In the second minute of the second period his shot off Worsley's pads hit the post again.
But the pro-BCS coalition, like Fleischer and me, has the pads on and is ready for battle.
We brush away the glass and dirt from the table with a clean paint brush, and change the pads under him so all is spotless.
Players wore battle dress, no pads, no shin guards, no real equipment except skates and sticks.
Yesterday she was shod in light racin' pads, an' under her own jockey.
In the brown tabby the feet and pads are black; in the yellow and red, the feet and pads are pink.
His sandals made no more sound than the pads of a panther would have made; his eyes were slits, his lips unconsciously asnarl.
The nose and pads of the feet are dark, and the eyes are orange yellow.
The iii stories are far too long, he complains, and Richardson pads them to increase the profits of authorship.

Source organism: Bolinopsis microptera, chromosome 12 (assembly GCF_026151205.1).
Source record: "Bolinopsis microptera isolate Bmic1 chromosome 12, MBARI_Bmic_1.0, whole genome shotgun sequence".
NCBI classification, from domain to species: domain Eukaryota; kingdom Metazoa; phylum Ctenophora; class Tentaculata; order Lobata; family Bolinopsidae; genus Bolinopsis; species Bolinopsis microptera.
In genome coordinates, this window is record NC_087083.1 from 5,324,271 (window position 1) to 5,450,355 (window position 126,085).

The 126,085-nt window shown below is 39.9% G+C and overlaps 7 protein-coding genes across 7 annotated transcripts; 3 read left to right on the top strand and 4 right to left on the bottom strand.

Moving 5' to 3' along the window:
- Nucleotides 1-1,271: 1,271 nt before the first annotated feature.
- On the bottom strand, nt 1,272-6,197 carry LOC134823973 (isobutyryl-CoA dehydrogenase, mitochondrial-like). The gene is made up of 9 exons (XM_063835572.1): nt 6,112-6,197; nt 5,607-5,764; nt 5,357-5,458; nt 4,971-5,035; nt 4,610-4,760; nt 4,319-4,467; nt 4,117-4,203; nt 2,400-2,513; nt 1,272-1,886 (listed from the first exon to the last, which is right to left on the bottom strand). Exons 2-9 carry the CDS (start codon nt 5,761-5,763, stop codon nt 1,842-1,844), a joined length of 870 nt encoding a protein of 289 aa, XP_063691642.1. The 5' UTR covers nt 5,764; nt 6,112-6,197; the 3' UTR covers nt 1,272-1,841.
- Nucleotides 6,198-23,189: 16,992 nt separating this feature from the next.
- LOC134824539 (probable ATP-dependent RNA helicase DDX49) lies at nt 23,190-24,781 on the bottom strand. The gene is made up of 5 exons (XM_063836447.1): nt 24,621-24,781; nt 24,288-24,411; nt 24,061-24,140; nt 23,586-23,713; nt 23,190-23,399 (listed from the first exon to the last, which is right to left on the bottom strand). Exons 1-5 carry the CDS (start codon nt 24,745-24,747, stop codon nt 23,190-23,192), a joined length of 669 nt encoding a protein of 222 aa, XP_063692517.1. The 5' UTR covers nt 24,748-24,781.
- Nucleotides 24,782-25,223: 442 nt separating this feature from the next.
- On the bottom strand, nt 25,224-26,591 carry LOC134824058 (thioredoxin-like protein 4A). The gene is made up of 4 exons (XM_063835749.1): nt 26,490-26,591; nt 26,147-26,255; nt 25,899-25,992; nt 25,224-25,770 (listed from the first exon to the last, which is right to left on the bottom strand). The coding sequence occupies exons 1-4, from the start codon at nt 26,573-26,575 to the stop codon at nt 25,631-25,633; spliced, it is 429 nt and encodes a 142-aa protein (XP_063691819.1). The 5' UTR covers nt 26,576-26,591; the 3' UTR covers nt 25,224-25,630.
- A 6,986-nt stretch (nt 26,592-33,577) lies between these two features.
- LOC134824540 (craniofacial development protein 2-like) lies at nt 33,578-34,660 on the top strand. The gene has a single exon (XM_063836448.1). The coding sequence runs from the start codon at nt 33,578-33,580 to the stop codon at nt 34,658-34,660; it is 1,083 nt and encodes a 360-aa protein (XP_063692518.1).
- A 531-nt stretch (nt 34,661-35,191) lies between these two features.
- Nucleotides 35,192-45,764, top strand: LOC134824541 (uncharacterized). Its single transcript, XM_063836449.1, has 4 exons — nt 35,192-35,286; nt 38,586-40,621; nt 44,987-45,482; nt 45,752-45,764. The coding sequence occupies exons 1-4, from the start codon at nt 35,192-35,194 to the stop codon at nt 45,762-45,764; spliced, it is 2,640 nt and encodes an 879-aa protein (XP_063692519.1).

Men with pads across their chests work like truck horses in Tokyo.
1550s, "bundle of straw to lie on," possibly from or related to Low German or obsolete Flemish pad "sole of the foot," which is perhaps from PIE *pent- "to tread, go" (see find (v.)), but cf. path (n.). Meaning "cushion-like part of an animal foot" is from 1790 in English. Generalized sense of "something soft" is from c.1700; the sense of "a number of sheets fastened together" (in writing pad, drawing pad, etc.) is from 1865.
Sense of "takeoff or landing place for a helicopter" is from 1960. The word persisted in underworld slang from early 18c. in the sense "sleeping place," and was popularized again c.1959, originally in beatnik speech (later hippie slang) in its original English sense of "place to sleep temporarily."
"to walk," 1550s, probably from Middle Dutch paden "walk along a path, make a path," from pad, pat "path." Originally criminals' slang, perhaps of imitative origin (sound of feet trudging on a dirt road). Related: Padded; padding.
A soft material forming a cushion, used in applying or relieving pressure on a part, or in filling a depression so that dressings can fit snugly.
A fatty mass of tissue acting as a cushion in the body, such as the fleshy underside of a finger or toe.
To increase the amount or length of: He was padding his expense account (1913+)